Keep Reading Show less
Ben Brody

Ben Brody (@ BenBrodyDC) is a senior reporter at Protocol focusing on how Congress, courts and agencies affect the online world we live in. He formerly covered tech policy and lobbying (including antitrust, Section 230 and privacy) at Bloomberg News, where he previously reported on the influence industry, government ethics and the 2016 presidential election. Before that, Ben covered business news at CNNMoney and AdAge, and all manner of stories in and around New York. He still loves appearing on the New York news radio he grew up with.

Protocol | China

Tencent dominates digital donations in China. That’s the problem.

After building the only successful digital fundraising platform in China, Tencent's immense impact in the charity world raises questions about inequality, state censorship and platform responsibility.

Tencent's 99 Giving Day has grown into a behemoth, facilitating million of dollars' worth of donations on a yearly basis.

Image: Christopher T. Fong / Protocol

An hour before September 9, Eric, a nonprofit fundraising worker in southern China, was as frustrated as he'd been in months. It was way past his normal work hours, but he had just finished writing a few paragraphs he hoped to send to people tomorrow to ask for donations. He received his first blow from one friend, who commented that his plan felt "insincere;" and then, during a WeChat conversation with another friend, he casually brought up the project he was fundraising for and got the half-joking reply: "Don't do this to me." Eric's frustration was verging on anger.

For Eric, and countless nonprofit workers in China, this wasn't a normal day. Tomorrow would be the "99 Giving Day," an online donation bonanza that Tencent, one of China's most prominent tech companies, created in 2015 and has since grown into the most important event annually for charity workers. Every year for a few days leading up to Sept. 9, Tencent takes out tens of millions of dollars' worth of its own money to match the donations made on its Tencent Charity platform, a mini-app in WeChat where thousands of fundraising projects are listed. But to make the magic happen on these few days, nonprofit workers often start preparing months in advance, learning the platform's arcane rules, planning their strategies and mobilizing their giving communities. As the event grows bigger and the rules grow more complicated, the work is taking an emotional toll on people like Eric.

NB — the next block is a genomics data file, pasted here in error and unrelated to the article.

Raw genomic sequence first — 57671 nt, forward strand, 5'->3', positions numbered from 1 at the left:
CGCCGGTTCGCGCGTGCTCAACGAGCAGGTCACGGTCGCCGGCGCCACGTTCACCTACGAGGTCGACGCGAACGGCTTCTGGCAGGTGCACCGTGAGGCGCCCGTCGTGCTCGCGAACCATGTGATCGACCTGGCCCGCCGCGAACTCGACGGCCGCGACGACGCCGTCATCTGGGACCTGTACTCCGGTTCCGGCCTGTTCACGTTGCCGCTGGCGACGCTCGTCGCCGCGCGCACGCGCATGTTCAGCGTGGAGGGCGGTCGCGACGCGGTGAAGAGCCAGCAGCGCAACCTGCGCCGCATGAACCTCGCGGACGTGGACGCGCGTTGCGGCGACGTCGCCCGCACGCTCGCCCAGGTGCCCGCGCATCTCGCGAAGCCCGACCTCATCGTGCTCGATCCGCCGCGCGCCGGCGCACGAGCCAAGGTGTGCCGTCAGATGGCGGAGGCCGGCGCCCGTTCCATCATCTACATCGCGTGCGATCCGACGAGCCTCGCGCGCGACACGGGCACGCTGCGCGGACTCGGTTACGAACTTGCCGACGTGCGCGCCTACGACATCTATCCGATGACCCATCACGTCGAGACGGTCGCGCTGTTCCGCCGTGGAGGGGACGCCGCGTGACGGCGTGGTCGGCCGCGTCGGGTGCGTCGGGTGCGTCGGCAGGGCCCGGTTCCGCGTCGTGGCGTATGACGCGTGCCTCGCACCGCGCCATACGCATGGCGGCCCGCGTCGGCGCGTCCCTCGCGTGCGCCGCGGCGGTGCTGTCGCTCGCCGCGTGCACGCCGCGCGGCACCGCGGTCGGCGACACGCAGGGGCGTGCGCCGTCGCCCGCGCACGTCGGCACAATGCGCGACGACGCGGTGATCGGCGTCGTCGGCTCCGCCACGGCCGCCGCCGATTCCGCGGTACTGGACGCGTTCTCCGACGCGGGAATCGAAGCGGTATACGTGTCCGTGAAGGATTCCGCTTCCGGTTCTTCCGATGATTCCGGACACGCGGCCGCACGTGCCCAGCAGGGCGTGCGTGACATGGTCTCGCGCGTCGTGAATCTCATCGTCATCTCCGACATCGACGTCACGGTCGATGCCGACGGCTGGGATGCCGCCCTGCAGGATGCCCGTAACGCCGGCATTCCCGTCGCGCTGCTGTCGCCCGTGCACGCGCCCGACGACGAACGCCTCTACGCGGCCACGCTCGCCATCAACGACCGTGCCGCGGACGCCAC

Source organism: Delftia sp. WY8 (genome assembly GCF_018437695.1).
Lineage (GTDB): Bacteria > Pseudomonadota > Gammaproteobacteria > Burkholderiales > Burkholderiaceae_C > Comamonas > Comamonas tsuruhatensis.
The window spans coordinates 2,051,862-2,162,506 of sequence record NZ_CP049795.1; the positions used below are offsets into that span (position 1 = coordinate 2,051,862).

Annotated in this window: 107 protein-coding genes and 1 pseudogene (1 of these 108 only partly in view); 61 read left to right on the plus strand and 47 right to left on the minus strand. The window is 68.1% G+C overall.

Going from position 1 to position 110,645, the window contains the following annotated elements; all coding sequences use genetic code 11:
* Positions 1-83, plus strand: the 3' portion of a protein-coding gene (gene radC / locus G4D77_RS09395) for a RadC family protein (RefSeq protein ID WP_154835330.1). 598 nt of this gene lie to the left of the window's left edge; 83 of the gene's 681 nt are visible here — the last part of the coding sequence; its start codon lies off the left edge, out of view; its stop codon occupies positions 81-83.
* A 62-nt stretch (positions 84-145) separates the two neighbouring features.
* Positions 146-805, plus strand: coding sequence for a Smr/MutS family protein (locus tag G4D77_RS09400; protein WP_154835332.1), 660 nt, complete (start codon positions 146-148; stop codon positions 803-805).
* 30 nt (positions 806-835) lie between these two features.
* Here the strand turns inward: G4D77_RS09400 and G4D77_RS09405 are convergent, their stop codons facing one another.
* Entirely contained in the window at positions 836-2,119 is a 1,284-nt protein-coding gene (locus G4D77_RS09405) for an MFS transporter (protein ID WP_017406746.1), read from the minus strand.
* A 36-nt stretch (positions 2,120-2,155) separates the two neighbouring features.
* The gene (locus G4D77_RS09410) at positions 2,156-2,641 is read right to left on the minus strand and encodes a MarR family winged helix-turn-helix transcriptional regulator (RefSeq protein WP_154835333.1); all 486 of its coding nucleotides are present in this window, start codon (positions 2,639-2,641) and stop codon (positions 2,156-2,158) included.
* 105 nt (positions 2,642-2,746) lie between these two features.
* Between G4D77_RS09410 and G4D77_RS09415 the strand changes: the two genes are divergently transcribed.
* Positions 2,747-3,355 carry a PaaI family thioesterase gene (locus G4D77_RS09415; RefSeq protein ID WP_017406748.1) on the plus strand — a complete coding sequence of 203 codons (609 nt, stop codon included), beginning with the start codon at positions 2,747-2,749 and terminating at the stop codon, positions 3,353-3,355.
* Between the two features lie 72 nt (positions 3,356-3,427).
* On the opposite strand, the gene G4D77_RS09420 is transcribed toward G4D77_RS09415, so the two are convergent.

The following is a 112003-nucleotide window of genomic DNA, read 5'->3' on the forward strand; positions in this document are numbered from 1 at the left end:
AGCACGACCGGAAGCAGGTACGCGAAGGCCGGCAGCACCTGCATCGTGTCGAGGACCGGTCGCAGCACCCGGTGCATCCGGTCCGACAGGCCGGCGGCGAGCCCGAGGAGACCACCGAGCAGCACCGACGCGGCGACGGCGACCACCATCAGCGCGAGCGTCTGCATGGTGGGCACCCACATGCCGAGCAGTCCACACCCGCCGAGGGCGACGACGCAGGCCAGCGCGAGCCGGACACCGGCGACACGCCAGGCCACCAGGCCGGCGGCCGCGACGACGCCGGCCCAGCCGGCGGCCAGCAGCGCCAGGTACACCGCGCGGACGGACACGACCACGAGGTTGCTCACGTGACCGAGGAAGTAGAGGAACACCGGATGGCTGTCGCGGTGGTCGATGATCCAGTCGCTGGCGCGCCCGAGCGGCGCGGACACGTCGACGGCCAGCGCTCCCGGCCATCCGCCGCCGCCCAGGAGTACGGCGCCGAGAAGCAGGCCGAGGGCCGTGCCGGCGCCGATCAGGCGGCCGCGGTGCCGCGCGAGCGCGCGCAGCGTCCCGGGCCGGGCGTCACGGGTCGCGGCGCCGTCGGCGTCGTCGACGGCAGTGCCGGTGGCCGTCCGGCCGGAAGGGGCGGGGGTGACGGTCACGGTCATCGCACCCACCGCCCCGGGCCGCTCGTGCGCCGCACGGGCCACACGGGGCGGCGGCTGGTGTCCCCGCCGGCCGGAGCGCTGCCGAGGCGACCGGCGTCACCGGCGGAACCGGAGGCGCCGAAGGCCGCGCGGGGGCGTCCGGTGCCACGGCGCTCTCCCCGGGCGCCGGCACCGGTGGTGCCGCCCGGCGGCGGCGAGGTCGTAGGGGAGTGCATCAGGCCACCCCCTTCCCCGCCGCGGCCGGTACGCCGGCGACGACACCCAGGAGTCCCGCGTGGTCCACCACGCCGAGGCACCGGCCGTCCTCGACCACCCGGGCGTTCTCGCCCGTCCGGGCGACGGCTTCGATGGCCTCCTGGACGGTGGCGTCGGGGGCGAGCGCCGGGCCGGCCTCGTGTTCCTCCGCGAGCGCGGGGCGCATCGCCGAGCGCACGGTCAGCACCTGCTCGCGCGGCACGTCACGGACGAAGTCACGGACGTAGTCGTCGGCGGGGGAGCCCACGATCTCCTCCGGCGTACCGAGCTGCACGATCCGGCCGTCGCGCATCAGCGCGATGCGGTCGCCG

Keep Reading Show less
Zeyi Yang
Zeyi Yang is a reporter with Protocol | China. Previously, he worked as a reporting fellow for the digital magazine Rest of World, covering the intersection of technology and culture in China and neighboring countries. He has also contributed to the South China Morning Post, Nikkei Asia, Columbia Journalism Review, among other publications. In his spare time, Zeyi co-founded a Mandarin podcast that tells LGBTQ stories in China. He has been playing Pokemon for 14 years and has a weird favorite pick.
Latest Stories